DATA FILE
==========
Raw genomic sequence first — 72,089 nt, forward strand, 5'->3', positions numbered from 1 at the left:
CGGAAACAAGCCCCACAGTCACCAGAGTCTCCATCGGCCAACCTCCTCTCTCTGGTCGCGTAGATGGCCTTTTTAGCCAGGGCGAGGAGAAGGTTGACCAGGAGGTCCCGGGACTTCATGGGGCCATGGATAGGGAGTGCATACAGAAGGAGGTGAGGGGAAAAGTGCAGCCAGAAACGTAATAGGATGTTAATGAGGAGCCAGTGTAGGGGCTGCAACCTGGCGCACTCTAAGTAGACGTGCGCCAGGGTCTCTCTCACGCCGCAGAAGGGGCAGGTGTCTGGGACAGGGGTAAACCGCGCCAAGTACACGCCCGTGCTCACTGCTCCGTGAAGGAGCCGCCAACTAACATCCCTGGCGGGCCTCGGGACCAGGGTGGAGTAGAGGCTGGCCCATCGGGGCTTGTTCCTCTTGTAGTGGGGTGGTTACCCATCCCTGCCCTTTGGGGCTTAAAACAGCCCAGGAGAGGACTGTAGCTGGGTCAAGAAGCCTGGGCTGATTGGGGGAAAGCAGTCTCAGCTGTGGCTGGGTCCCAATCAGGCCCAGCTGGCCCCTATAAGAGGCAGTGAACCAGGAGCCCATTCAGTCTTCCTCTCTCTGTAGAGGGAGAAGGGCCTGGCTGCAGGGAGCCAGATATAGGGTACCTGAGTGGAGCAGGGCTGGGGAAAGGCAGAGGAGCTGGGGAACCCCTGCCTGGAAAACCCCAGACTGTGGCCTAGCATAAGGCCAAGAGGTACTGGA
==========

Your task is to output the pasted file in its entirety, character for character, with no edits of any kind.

Raw genomic sequence first — 72,089 nt, forward strand, 5'->3', positions numbered from 1 at the left:
CGGAAACAAGCCCCACAGTCACCAGAGTCTCCATCGGCCAACCTCCTCTCTCTGGTCGCGTAGATGGCCTTTTTAGCCAGGGCGAGGAGAAGGTTGACCAGGAGGTCCCGGGACTTCATGGGGCCATGGATAGGGAGTGCATACAGAAGGAGGTGAGGGGAAAAGTGCAGCCAGAAACGTAATAGGATGTTAATGAGGAGCCAGTGTAGGGGCTGCAACCTGGCGCACTCTAAGTAGACGTGCGCCAGGGTCTCTCTCACGCCGCAGAAGGGGCAGGTGTCTGGGACAGGGGTAAACCGCGCCAAGTACACGCCCGTGCTCACTGCTCCGTGAAGGAGCCGCCAACTAACATCCCTGGCGGGCCTCGGGACCAGGGTGGAGTAGAGGCTGGCCCATCGGGGCTTGTTCCTCTTGTAGTGGGGTGGTTACCCATCCCTGCCCTTTGGGGCTTAAAACAGCCCAGGAGAGGACTGTAGCTGGGTCAAGAAGCCTGGGCTGATTGGGGGAAAGCAGTCTCAGCTGTGGCTGGGTCCCAATCAGGCCCAGCTGGCCCCTATAAGAGGCAGTGAACCAGGAGCCCATTCAGTCTTCCTCTCTCTGTAGAGGGAGAAGGGCCTGGCTGCAGGGAGCCAGATATAGGGTACCTGAGTGGAGCAGGGCTGGGGAAAGGCAGAGGAGCTGGGGAACCCCTGCCTGGAAAACCCCAGACTGTGGCCTAGCATAAGGCCAAGAGGTACTGGA